# 13.3 Prediction and Extrapolation

We can use the least-squares regression line [latex]\hat{y} = b_0 + b_1 x[/latex] to predict the value of the response variable [latex]y[/latex] given the value of the predictor variable [latex]x[/latex]. For example, using the least-squares straight line from the previous exercise, the predicted price of a car that is 2 years old (age=2) is: [latex]\widehat{\mathrm{price}} = 14.118 - 0.9432 \times 2 = 12.2316[/latex] ($1,000, see figure below), or $12,231.6. The predicted price for a 10-year-old car is: [latex]\widehat{\text{price}} = 14.118 - 0.9432 \times 10 = 4.686[/latex] ($1,000, see figure below), which means the price of a 10-year-old car is predicted as $4,686.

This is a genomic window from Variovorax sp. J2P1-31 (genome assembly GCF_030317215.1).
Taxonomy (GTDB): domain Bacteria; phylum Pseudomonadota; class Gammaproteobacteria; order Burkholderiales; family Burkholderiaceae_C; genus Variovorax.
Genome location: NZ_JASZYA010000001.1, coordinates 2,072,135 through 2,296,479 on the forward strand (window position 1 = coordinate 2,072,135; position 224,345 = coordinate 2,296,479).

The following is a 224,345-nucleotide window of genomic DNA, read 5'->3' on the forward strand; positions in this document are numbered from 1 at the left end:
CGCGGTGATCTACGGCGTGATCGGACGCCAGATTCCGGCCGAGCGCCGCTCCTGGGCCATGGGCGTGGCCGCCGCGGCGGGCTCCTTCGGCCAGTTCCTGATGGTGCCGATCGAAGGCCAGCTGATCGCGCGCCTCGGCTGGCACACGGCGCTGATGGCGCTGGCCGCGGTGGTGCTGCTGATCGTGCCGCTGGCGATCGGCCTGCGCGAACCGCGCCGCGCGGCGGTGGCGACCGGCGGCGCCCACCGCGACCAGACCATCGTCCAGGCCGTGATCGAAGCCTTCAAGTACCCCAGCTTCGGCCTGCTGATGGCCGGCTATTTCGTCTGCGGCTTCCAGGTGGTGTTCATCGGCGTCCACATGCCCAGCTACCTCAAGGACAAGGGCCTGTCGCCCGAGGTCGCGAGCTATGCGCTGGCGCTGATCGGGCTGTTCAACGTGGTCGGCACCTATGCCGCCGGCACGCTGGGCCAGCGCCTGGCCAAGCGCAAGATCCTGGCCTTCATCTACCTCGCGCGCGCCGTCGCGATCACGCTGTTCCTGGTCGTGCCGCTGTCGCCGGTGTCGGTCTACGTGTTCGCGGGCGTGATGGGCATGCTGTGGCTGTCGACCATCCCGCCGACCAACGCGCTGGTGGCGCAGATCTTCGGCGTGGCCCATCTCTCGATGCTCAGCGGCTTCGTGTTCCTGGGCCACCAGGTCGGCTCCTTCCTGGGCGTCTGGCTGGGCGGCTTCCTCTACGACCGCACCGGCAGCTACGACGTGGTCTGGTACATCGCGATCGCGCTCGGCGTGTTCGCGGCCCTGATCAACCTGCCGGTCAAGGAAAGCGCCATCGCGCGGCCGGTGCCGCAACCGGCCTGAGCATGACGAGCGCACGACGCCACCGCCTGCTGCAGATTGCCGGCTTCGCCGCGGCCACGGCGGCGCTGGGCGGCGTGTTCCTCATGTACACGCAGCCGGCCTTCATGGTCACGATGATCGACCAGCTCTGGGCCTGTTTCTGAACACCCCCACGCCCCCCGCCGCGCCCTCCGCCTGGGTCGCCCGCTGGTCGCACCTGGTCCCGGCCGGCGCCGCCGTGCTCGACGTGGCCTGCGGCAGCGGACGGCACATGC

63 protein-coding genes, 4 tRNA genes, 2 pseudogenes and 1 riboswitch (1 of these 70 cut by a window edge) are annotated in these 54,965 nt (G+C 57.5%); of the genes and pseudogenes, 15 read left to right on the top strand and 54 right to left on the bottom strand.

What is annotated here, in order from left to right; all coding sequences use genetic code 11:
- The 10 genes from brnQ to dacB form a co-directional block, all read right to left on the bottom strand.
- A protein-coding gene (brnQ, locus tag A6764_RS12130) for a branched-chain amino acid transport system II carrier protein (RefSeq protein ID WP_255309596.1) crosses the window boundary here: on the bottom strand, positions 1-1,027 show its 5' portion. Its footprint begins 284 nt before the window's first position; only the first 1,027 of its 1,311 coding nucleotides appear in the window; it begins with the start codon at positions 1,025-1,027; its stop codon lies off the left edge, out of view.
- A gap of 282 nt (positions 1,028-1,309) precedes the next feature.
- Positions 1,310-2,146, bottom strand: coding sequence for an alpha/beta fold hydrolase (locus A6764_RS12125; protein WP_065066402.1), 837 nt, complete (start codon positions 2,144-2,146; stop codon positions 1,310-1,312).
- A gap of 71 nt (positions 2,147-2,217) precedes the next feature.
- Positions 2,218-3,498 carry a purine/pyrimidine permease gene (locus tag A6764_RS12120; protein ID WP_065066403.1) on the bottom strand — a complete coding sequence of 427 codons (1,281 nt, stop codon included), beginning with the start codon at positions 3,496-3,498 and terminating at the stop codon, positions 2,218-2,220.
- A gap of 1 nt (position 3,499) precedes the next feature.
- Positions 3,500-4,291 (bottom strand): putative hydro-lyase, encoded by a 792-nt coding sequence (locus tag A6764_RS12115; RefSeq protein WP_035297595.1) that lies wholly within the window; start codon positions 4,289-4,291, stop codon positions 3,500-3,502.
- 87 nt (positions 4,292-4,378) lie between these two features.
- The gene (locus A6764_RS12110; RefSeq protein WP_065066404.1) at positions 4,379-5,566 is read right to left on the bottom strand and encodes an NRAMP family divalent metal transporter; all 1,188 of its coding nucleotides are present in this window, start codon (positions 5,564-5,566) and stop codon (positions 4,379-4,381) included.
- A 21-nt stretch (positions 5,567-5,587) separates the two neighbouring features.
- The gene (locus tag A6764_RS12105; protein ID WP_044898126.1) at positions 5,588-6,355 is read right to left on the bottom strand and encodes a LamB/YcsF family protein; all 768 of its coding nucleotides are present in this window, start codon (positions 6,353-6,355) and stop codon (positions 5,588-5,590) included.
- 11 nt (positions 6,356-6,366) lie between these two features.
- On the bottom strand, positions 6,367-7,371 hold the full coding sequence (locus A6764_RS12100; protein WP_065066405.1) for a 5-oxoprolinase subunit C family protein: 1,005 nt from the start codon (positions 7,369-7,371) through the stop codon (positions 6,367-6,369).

When making a prediction, avoid **extrapolation**, in which [latex]y[/latex]-values are predicted using [latex]x[/latex]-values that are outside of the range of the observed [latex]x[/latex]-values. For example, if we use the least-squares regression line [latex]\widehat{\text{price}} = 14.118 - 0.9432 \times \text{age}[/latex] to predict the price of a 20-year-old car, our estimated price is [latex]\widehat{\text{price}} = 14.118 - 0.9432 \times 20 = -4.746[/latex] ($1,000, see figure below). It does not make sense for an individual to pay $4,746 if he/she wants to sell a 20-year-old car; this is the consequence of extrapolation. This regression line was developed with used cars between 1 and 13 years old; age=20 is outside this range, and we should not use the fitted least-squares line to predict the price of a 20-year-old car. Another example of extrapolation is to predict the height of an adult based on their weight using a regression line (regress height on weight) fitted on the data of children under 10 years old.